"wallwart" as people seem to call them. Each is in a separate outlet, and
it turns out that some are on different circuits as well. I'd think that
using those little transformers there would be no actual ground at the
transformer side in that both sides of the secondary would float. But maybe
there's just enough induction to create a pseudo ground at the camera end.
That, coupled with the grounding at the DVR end could create a ground loop.
While it's not objectionable to look at onscreen, it interferes with the
motion detection feature of the cameras, keeping the DVR unit recording
constantly on those channels.




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Thad Floryan
2014-09-28 20:19:03 UTC
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Post by David Kaye
If there were a ba.electronics I wouldn't feel so guilty about posting here,
but this topic is Bay Area and Internet-related.
Anyhow, I've replaced a video DVR unit and some cameras, and left others
intact. The previous DVR showed rolling hum bars on a couple screens and
occasional tearing on another. I mistakenly figured it was hum induced into
the co-ax from refrigerator motors and the like, but after turning off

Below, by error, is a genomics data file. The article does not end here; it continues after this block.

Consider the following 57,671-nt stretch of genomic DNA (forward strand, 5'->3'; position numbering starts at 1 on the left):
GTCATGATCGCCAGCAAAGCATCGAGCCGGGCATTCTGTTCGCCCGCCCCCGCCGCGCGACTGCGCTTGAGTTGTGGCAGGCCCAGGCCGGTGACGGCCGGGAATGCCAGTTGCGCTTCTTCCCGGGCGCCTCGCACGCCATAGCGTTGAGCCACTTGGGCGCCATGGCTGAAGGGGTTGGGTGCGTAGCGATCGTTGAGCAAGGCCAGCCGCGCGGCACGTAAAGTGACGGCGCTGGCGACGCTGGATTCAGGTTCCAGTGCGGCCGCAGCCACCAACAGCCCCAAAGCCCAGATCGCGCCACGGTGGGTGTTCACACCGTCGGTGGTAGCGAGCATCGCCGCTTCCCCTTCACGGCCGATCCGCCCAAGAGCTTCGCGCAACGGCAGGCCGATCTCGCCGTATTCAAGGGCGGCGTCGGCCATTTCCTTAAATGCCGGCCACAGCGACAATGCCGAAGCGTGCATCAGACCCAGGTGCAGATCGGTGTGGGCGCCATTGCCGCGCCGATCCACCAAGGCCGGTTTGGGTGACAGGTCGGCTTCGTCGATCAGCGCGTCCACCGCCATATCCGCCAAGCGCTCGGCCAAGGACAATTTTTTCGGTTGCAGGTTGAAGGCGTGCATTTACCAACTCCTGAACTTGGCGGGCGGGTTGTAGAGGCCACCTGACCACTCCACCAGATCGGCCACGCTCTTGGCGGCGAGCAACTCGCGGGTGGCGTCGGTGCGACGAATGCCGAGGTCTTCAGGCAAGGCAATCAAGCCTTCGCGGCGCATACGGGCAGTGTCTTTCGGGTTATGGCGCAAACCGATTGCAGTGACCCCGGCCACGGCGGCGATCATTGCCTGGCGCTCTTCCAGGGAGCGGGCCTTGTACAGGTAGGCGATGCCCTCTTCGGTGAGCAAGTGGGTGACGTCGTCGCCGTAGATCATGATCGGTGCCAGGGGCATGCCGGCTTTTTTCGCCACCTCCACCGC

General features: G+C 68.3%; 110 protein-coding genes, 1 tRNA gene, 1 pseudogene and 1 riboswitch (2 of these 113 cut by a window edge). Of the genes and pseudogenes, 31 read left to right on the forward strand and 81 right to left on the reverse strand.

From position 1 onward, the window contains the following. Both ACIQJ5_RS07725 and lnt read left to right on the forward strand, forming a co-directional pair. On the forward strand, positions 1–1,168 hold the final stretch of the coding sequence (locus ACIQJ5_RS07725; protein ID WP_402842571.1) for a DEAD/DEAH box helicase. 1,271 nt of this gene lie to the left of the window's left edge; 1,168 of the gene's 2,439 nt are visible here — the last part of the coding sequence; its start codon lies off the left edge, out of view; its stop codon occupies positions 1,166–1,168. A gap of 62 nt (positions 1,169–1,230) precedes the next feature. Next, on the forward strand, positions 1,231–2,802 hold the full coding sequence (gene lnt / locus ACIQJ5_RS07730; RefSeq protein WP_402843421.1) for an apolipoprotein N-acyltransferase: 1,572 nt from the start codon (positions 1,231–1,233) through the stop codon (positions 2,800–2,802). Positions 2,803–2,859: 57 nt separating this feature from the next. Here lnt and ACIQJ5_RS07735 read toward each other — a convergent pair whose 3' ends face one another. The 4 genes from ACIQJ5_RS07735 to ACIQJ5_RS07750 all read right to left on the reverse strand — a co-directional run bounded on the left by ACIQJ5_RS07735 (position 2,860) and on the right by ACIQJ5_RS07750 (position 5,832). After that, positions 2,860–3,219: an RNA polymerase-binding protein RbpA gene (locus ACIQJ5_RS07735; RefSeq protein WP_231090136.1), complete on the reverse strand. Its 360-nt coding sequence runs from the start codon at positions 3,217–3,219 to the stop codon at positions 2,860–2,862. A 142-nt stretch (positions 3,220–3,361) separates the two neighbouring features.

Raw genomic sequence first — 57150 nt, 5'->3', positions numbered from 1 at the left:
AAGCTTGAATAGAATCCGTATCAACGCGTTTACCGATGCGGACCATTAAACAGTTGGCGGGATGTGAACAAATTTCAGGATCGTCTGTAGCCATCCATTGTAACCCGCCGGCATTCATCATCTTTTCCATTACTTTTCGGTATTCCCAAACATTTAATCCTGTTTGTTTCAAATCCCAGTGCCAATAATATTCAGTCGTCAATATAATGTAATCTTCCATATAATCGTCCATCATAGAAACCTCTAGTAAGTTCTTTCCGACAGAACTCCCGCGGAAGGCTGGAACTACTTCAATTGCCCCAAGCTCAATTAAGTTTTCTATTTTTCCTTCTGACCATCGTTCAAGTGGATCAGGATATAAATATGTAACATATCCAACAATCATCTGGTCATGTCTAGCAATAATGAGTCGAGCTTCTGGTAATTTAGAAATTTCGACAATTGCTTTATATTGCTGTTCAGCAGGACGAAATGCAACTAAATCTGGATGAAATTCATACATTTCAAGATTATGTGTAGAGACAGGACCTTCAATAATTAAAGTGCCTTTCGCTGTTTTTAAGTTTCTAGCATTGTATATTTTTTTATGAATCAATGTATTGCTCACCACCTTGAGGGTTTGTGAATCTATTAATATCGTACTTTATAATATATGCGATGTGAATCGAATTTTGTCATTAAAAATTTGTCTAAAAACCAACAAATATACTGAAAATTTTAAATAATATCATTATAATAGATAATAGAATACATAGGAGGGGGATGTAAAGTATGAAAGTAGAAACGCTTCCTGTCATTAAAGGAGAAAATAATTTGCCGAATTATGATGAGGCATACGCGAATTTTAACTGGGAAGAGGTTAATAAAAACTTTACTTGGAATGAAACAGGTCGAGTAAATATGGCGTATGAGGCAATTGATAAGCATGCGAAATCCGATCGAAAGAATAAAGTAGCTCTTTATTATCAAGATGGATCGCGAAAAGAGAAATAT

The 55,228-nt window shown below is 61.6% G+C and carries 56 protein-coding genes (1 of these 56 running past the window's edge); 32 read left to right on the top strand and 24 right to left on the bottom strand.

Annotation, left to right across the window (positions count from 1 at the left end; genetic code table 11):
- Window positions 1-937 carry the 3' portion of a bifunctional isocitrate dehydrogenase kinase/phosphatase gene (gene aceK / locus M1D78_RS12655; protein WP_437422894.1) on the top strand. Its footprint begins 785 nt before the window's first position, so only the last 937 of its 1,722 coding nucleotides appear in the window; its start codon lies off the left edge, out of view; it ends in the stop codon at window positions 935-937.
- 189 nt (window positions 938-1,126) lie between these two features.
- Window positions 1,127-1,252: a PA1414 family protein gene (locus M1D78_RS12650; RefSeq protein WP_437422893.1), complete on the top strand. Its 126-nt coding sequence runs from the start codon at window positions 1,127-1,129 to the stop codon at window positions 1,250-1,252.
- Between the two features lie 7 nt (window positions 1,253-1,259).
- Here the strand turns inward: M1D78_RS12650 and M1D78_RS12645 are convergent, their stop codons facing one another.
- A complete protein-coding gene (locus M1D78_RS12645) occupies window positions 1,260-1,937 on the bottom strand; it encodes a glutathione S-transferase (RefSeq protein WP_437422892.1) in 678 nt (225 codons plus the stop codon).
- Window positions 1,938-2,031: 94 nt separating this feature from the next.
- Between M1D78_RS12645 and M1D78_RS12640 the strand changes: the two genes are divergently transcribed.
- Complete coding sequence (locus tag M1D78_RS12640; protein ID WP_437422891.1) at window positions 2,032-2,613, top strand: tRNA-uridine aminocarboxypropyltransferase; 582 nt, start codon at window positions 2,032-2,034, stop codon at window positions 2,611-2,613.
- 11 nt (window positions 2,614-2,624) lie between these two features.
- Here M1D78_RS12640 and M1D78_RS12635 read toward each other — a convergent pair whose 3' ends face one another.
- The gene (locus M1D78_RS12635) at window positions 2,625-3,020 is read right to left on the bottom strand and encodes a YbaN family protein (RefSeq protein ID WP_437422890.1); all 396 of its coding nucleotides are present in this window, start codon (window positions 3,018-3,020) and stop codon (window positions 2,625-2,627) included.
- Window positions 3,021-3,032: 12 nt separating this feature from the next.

various equipment throughout the restaurant I didn't get rid of the hum.
So, it's gotta be a ground loop issue. Most off-the-shelf CCTV systems I've
seen bring the camera power back to the DVR unit and supply from there, but
for some reason, the installer who put in the system years ago put up
individual 12v transformers at each camera. I'm not sure why, but that's
how things stand.
Now I need a bunch of ground loop isolation transformers to put at the DVR
end. Doesn't anybody keep these in stock in the Bay Area? I've looked them
up every which way and phoned everyone from Radio Shack to Fry's and Samy's,
and most folks either don't know what I'm talking about or they tell me I
have to mail order.
WAAAAAA!!! I miss Zack's! I want to be able to walk into a store and buy
some video isolation transformers (BNC to BNC) to get rid of my hum bars.
Is that too much to ask?
Googling "bnc video isolation transformer" finds, among others:

http://www.bhphotovideo.com/c/product/329523-REG/Kramer_TR_1_TR_1_Video_Isolation_Transformer.html

and

SUB Only Ground Loop Isolation Transformer BNC M To F
http://www.mcmelectronics.com/product/SPECO-/82-6132

If you want to attempt a local source, best one is San Mateo Electronics
where I get some really unusual things. They were the only source of
Japanese to USA voltage transformers (250W, 500W, 1kW, 2kW) that I needed
to operate stuff I imported from the Chinese Club Discount Centre in Hong Kong.

They have a lot of CCTV and related gear, too, so call them:

http://www.smelectronics.com/